The original song / monologue was a funny (allegedly true) tale about how Arlo gets arrested for dumping garbage away from the city dump and then gets rejected from being drafted to fight in the Vietnam war.  He's not moral enough to kill people because of his "criminal record" as a litterbug.

 

The film tells this tale, but (by necessity) fleshes out the story into an episodic series of events concerning Arlo, his friends Ray and Alice, the hippies they become surrogate parents to, and conservative America at war with itself as well as being at war on the world stage.

 

The music connection? Well it is based on a song, but music was a huge part of the counter culture of the period. Arlo is caught up in the values and the music of his predecessors as well as his contemporaries. Hear what Bernie, Tim and Maurice thought.

 

If you dig what we do, could you please rate us at iTunes or even better, spread the word that the show exists so more folks can tune in.

 

You can download the show by searching for See Hear podcast on iTunes or download fromhttp://seehear.podbean.com/

 

Please join our friendly Facebook discussion group at https://www.facebook.com/groups/seehearpodcast/

 

You can send us emails at seehearpodcast@gmail.com

 

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Episode 27 of See Hear Podcast is ready for your aural consumption.

So Tim, Bernard and Maurice are discussing a film about a band who go on the road and…well…shit happens. Could be any number of films? It’s a mock-documentary. Hmmm….still leaves a couple of choices. Okay, it’s been cited as one of the greatest ever films out of Canada. Okay, now you just have to know that we’re talking about Hard Core Logo.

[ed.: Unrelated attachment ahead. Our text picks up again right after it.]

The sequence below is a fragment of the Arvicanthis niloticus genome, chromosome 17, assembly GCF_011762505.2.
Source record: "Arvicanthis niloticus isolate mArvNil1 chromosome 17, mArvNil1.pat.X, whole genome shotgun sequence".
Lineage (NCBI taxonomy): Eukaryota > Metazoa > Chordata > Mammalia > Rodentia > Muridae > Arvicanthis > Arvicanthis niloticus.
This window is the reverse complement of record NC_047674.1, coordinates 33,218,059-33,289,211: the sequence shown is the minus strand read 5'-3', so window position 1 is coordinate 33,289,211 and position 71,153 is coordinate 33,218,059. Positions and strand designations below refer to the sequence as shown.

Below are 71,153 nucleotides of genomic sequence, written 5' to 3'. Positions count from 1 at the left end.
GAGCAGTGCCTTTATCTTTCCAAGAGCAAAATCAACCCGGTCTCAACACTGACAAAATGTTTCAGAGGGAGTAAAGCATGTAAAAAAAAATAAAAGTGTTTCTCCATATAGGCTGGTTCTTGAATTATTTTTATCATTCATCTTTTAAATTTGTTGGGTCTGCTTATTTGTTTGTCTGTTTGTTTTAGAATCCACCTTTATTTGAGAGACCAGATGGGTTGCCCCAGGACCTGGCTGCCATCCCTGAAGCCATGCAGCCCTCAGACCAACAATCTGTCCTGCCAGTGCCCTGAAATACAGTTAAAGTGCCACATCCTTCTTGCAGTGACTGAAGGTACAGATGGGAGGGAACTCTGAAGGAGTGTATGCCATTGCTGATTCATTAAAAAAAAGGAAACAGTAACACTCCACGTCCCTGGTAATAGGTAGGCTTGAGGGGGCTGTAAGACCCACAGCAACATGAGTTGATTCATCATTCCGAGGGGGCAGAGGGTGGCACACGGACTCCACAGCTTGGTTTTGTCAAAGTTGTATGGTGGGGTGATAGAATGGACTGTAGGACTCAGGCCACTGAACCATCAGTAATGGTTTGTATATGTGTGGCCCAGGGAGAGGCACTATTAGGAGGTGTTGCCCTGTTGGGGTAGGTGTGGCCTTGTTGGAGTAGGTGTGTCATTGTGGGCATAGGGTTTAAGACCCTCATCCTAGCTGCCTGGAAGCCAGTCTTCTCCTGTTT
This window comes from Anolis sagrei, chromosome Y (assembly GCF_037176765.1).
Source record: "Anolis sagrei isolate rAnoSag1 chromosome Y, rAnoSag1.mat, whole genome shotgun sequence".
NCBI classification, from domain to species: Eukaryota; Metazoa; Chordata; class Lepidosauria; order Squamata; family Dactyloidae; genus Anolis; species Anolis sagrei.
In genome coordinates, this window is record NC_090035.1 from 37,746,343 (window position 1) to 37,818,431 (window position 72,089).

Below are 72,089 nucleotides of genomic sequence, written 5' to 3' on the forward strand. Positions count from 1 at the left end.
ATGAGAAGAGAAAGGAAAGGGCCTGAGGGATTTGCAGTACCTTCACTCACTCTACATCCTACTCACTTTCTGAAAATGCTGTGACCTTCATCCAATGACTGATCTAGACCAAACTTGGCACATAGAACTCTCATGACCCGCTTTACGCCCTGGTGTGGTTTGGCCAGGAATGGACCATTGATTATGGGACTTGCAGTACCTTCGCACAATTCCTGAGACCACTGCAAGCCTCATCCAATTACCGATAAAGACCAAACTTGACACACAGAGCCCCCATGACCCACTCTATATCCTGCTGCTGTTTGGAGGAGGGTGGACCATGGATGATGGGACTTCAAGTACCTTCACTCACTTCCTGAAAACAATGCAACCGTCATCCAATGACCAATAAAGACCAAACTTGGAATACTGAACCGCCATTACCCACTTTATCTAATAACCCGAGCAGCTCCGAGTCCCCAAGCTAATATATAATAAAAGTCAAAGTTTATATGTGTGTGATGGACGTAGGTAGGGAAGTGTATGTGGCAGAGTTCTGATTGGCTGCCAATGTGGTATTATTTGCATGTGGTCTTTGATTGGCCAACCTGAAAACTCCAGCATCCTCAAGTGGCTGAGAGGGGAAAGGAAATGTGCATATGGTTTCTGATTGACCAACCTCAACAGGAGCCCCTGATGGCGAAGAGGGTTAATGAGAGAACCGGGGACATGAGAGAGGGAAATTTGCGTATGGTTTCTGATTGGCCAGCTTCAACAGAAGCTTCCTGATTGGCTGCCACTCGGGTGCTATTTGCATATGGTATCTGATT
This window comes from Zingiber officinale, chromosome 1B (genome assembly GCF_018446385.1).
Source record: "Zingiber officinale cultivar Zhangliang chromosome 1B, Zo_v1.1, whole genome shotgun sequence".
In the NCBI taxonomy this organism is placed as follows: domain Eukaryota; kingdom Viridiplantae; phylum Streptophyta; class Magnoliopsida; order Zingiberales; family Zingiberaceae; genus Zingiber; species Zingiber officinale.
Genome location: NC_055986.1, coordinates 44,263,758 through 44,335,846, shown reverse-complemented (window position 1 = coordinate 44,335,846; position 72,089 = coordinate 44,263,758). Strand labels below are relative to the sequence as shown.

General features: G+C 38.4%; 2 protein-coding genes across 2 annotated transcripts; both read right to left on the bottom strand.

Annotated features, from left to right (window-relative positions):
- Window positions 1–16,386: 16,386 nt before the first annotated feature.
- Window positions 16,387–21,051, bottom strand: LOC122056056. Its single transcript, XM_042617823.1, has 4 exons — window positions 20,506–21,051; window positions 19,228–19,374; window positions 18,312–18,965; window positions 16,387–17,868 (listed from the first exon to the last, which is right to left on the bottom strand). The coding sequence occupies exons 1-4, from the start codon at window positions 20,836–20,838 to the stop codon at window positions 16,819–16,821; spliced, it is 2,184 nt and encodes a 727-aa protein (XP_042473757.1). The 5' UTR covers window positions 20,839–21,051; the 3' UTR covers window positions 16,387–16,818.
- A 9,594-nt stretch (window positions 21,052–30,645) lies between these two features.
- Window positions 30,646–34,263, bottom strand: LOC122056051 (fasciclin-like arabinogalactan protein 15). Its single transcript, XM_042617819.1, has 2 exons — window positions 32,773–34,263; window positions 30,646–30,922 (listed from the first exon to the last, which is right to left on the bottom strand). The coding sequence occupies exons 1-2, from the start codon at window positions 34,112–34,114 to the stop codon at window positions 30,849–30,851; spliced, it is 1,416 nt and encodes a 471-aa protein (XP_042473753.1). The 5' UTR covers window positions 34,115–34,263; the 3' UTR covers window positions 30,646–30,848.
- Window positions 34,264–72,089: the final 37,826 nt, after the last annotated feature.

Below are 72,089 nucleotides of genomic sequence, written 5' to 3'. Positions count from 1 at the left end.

Bruce McDonald released this gem in 1996 about a punk band that reform to do a benefit gig, then follow up with five gigs through western Canada.  Different ambitions and egos collide, medications go missing, goats get sacrificed, and home truths get told. The film is about friendships, trust, putting on a macho face to cover insecurity, and investigates whether you should be able to have the same ambitions and life at 35 year old, as when you were a 17 year old.

Not without humour, but it is certainly a darker film than the one it’s frequently compared to, “This Is Spinal Tap”. The See Hear crew really enjoyed recording this episode for you. They even make links to some other films you would not obviously think to compare HCL with. What were they? Tune in and find out

If you dig what we do, could you please rate us at iTunes or even better, spread the word that the show exists so more folks can tune in.

You can download the show by searching for See Hear podcast on iTunes or download fromhttp://seehear.podbean.com/

Please join our friendly Facebook discussion group at https://www.facebook.com/groups/seehearpodcast/

You can send us emails at seehearpodcast@gmail.com

 

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Back in February, Bernie and Maurice were joined by Frank Santopadre and Tish Grier to discuss Bill Pohlad's 2015 biopic on Brian Wilson, Love And Mercy for episode 25 of See Hear.